Licensing Strategies for Independent Software Vendors

For the last several months, I have been involved with a particular very small ISV, almost a micro-ISV (mISV), as it prepares for growth. One of the key elements we identified is that its pricing model – unlimited free upgrades – is not exactly conducive to good revenues and profitability. Although it seems obvious, it needs to be stated, and for several reasons.

  1. Founders sometimes feel that to charge for upgrades would somehow offend existing customers. This was not at all the case with this customer. Nonetheless, many are afraid to do so. The opposite is true. Most customers not only understand that the service a vendor provides is ongoing, and requires compensation, but want to ensure the vendor will be around for a long time. Wisely, this founder had been saying from the beginning that as of now, upgrades are free, but he reserves the right to change it.
  2. People equate value with price. Sure, everyone looks for a bargain, but if something seems too cheap, too good to be true, they subconsciously, and sometimes consciously, assume it to be, well, cheap and worthless. For a great reference, see Joel Spolsky’s article in the Inc magazine of July 2008.
  3. Repeat customers are always lower cost to sell to than new customers, in every business.

It seems fairly simple, then, to charge for upgrades. But how to do it? We were left with two primary options:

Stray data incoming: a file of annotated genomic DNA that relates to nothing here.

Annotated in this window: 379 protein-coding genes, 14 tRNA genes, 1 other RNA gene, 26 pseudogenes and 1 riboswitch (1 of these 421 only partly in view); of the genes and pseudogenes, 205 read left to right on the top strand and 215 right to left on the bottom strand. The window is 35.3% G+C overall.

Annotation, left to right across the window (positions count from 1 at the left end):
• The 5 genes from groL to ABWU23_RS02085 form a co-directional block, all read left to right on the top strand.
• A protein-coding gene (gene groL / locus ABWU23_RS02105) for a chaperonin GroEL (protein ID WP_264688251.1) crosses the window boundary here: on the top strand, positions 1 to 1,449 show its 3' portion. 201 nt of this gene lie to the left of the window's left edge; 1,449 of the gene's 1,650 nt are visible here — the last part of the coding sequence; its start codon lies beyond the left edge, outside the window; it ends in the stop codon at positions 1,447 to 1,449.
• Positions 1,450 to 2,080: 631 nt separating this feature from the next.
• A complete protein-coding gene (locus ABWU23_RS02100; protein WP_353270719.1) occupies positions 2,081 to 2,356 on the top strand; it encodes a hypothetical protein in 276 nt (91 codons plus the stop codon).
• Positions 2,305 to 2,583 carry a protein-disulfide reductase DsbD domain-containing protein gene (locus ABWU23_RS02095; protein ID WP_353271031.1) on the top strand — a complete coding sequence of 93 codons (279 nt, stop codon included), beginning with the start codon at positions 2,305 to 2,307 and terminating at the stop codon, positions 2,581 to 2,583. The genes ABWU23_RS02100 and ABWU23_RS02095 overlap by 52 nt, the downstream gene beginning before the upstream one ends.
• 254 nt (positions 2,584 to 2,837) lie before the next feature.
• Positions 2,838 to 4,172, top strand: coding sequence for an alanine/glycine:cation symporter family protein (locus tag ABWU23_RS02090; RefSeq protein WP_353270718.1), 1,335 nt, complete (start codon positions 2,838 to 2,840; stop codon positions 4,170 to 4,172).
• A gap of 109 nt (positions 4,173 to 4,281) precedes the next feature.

1. Charge full price for a new customer, 40-50% off for upgrading customers at major revisions. This means buyers of 2.5 get 2.6 for free, but pay discounted price for 3.0. This is known as “sell the upgrade.”
  2. Charge full price for a new customers, give them 12 months (or similar) free upgrades, whether minor or major versions. When the 12 months are up, they get no upgrades or updates. At that point, they can buy another 12 months (or similar) of free upgrades at 40-50% off the then-current retail price. This is known as “sell the plan.”

Sell the upgrade is cleaner to manage and implement, and is similar to what most large vendors do. When you buy Windows XP or Mac OS X Tiger, you get all the service packs for XP and updates for 10.4 for Tiger for free. You do, however, have to pay for Vista or Mac OS X Leopard.

Sell the plan has better revenue timing (it comes in earlier), and better cash flow. Further, it makes it much easier to sell to organizations that budget. Rather than a capital expenditure each year or two, it becomes a maintenance expense, built into the operating budget each year automatically.

For the above reasons, we went for sell the plan.

About Avi Deitcher

Avi Deitcher is a technology business consultant who lives to dramatically improve fast-moving and fast-growing companies. He writes regularly on this blog, and can be reached via Facebook, Twitter and avi@atomicinc.com.
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